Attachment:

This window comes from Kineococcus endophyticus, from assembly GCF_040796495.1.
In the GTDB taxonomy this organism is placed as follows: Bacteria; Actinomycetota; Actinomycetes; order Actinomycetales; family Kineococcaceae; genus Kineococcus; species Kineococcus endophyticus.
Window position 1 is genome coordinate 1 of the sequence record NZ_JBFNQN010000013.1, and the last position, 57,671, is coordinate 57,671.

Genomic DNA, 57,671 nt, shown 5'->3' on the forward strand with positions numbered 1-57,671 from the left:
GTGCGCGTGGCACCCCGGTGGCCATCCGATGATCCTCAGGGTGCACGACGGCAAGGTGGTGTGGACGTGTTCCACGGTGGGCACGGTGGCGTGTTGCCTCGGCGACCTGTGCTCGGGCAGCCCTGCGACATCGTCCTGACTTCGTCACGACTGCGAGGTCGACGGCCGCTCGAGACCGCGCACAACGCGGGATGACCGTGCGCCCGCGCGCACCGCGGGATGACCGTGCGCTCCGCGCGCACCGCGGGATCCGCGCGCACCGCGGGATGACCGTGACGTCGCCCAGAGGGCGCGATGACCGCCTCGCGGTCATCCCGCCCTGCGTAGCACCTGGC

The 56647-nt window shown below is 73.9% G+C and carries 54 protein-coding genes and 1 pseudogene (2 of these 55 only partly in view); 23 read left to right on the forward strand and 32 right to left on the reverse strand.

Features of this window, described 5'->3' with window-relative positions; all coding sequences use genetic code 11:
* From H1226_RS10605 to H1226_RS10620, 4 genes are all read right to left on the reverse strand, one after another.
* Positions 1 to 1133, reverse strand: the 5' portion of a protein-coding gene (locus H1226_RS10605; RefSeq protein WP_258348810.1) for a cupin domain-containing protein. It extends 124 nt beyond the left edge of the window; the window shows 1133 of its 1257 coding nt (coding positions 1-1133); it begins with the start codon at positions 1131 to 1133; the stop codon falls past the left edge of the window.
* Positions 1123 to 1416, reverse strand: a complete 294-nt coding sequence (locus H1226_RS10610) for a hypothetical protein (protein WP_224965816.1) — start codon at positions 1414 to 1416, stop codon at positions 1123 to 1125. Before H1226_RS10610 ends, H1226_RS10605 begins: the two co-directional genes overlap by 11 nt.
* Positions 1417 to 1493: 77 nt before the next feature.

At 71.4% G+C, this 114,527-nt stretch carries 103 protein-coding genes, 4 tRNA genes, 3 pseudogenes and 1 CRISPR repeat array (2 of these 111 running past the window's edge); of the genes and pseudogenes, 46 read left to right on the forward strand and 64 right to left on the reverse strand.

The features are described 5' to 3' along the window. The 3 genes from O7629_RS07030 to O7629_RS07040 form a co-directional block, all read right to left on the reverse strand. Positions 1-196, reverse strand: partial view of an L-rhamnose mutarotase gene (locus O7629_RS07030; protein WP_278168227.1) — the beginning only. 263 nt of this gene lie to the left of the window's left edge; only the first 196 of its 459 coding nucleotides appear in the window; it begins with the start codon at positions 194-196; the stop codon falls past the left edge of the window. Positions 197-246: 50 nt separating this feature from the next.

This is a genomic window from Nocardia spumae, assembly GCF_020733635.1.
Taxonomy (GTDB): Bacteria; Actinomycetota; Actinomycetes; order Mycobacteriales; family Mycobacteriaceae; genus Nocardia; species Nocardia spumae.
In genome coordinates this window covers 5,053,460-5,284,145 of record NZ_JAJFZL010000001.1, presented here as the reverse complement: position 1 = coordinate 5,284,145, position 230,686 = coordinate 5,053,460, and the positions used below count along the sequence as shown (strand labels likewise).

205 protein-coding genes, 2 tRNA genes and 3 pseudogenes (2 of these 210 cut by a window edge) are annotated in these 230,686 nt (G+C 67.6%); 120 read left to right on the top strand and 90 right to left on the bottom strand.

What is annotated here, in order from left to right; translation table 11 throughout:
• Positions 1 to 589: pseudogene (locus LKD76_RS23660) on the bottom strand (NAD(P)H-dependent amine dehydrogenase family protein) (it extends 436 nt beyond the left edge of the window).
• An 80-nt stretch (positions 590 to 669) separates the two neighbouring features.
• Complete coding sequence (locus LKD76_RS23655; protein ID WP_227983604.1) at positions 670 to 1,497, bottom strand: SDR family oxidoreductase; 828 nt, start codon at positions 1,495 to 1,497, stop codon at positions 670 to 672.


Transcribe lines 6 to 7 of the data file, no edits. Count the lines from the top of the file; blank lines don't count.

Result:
The 56647-nt window shown below is 73.9% G+C and carries 54 protein-coding genes and 1 pseudogene (2 of these 55 only partly in view); 23 read left to right on the forward strand and 32 right to left on the reverse strand.

Features of this window, described 5'->3' with window-relative positions; all coding sequences use genetic code 11: